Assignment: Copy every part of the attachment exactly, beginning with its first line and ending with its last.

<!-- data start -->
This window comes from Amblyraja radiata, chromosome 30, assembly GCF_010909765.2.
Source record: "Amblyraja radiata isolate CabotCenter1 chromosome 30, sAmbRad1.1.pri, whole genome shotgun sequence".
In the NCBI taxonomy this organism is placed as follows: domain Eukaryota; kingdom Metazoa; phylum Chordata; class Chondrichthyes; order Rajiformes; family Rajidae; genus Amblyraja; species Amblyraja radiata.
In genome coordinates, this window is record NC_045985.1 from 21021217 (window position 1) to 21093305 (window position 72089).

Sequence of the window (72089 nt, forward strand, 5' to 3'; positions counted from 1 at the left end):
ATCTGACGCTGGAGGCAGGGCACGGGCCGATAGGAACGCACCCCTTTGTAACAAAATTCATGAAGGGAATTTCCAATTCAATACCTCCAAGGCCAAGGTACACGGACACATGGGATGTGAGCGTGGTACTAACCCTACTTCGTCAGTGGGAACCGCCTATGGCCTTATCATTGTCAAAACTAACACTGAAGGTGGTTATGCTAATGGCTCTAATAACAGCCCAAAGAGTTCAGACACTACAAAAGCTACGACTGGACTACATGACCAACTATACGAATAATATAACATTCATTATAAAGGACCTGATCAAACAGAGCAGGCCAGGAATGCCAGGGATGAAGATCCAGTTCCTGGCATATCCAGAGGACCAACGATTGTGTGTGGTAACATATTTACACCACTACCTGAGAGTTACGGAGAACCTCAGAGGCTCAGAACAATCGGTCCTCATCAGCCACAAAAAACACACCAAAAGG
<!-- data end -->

This window comes from Amblyraja radiata, chromosome 30, assembly GCF_010909765.2.
Source record: "Amblyraja radiata isolate CabotCenter1 chromosome 30, sAmbRad1.1.pri, whole genome shotgun sequence".
In the NCBI taxonomy this organism is placed as follows: domain Eukaryota; kingdom Metazoa; phylum Chordata; class Chondrichthyes; order Rajiformes; family Rajidae; genus Amblyraja; species Amblyraja radiata.
In genome coordinates, this window is record NC_045985.1 from 21021217 (window position 1) to 21093305 (window position 72089).

Sequence of the window (72089 nt, forward strand, 5' to 3'; positions counted from 1 at the left end):
ATCTGACGCTGGAGGCAGGGCACGGGCCGATAGGAACGCACCCCTTTGTAACAAAATTCATGAAGGGAATTTCCAATTCAATACCTCCAAGGCCAAGGTACACGGACACATGGGATGTGAGCGTGGTACTAACCCTACTTCGTCAGTGGGAACCGCCTATGGCCTTATCATTGTCAAAACTAACACTGAAGGTGGTTATGCTAATGGCTCTAATAACAGCCCAAAGAGTTCAGACACTACAAAAGCTACGACTGGACTACATGACCAACTATACGAATAATATAACATTCATTATAAAGGACCTGATCAAACAGAGCAGGCCAGGAATGCCAGGGATGAAGATCCAGTTCCTGGCATATCCAGAGGACCAACGATTGTGTGTGGTAACATATTTACACCACTACCTGAGAGTTACGGAGAACCTCAGAGGCTCAGAACAATCGGTCCTCATCAGCCACAAAAAACACACCAAAAGG